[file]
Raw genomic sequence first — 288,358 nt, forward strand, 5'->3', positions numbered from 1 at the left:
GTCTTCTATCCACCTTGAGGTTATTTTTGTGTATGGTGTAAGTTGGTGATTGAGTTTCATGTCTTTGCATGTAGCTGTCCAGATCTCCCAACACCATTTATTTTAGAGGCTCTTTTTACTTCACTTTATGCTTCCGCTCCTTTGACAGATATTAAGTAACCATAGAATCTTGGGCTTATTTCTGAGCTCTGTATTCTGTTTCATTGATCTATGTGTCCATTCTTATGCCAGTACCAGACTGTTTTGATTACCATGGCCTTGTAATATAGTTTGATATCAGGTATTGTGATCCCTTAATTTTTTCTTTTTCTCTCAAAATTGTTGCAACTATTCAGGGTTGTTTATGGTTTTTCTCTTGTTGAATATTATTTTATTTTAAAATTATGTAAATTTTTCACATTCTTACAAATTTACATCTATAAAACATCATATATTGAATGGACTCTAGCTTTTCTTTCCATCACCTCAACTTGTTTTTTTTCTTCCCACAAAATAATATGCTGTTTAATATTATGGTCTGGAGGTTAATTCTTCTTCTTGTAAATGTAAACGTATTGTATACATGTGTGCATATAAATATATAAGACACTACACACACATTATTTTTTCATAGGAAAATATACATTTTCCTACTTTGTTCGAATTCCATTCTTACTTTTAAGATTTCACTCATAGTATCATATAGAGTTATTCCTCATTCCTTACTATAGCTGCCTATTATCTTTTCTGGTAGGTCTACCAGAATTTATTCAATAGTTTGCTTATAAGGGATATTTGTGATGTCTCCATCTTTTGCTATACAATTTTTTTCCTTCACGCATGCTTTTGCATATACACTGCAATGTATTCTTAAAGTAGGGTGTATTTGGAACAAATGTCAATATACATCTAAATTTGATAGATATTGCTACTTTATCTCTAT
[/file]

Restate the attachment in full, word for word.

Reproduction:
Raw genomic sequence first — 288,358 nt, forward strand, 5'->3', positions numbered from 1 at the left:
GTCTTCTATCCACCTTGAGGTTATTTTTGTGTATGGTGTAAGTTGGTGATTGAGTTTCATGTCTTTGCATGTAGCTGTCCAGATCTCCCAACACCATTTATTTTAGAGGCTCTTTTTACTTCACTTTATGCTTCCGCTCCTTTGACAGATATTAAGTAACCATAGAATCTTGGGCTTATTTCTGAGCTCTGTATTCTGTTTCATTGATCTATGTGTCCATTCTTATGCCAGTACCAGACTGTTTTGATTACCATGGCCTTGTAATATAGTTTGATATCAGGTATTGTGATCCCTTAATTTTTTCTTTTTCTCTCAAAATTGTTGCAACTATTCAGGGTTGTTTATGGTTTTTCTCTTGTTGAATATTATTTTATTTTAAAATTATGTAAATTTTTCACATTCTTACAAATTTACATCTATAAAACATCATATATTGAATGGACTCTAGCTTTTCTTTCCATCACCTCAACTTGTTTTTTTTCTTCCCACAAAATAATATGCTGTTTAATATTATGGTCTGGAGGTTAATTCTTCTTCTTGTAAATGTAAACGTATTGTATACATGTGTGCATATAAATATATAAGACACTACACACACATTATTTTTTCATAGGAAAATATACATTTTCCTACTTTGTTCGAATTCCATTCTTACTTTTAAGATTTCACTCATAGTATCATATAGAGTTATTCCTCATTCCTTACTATAGCTGCCTATTATCTTTTCTGGTAGGTCTACCAGAATTTATTCAATAGTTTGCTTATAAGGGATATTTGTGATGTCTCCATCTTTTGCTATACAATTTTTTTCCTTCACGCATGCTTTTGCATATACACTGCAATGTATTCTTAAAGTAGGGTGTATTTGGAACAAATGTCAATATACATCTAAATTTGATAGATATTGCTACTTTATCTCTAT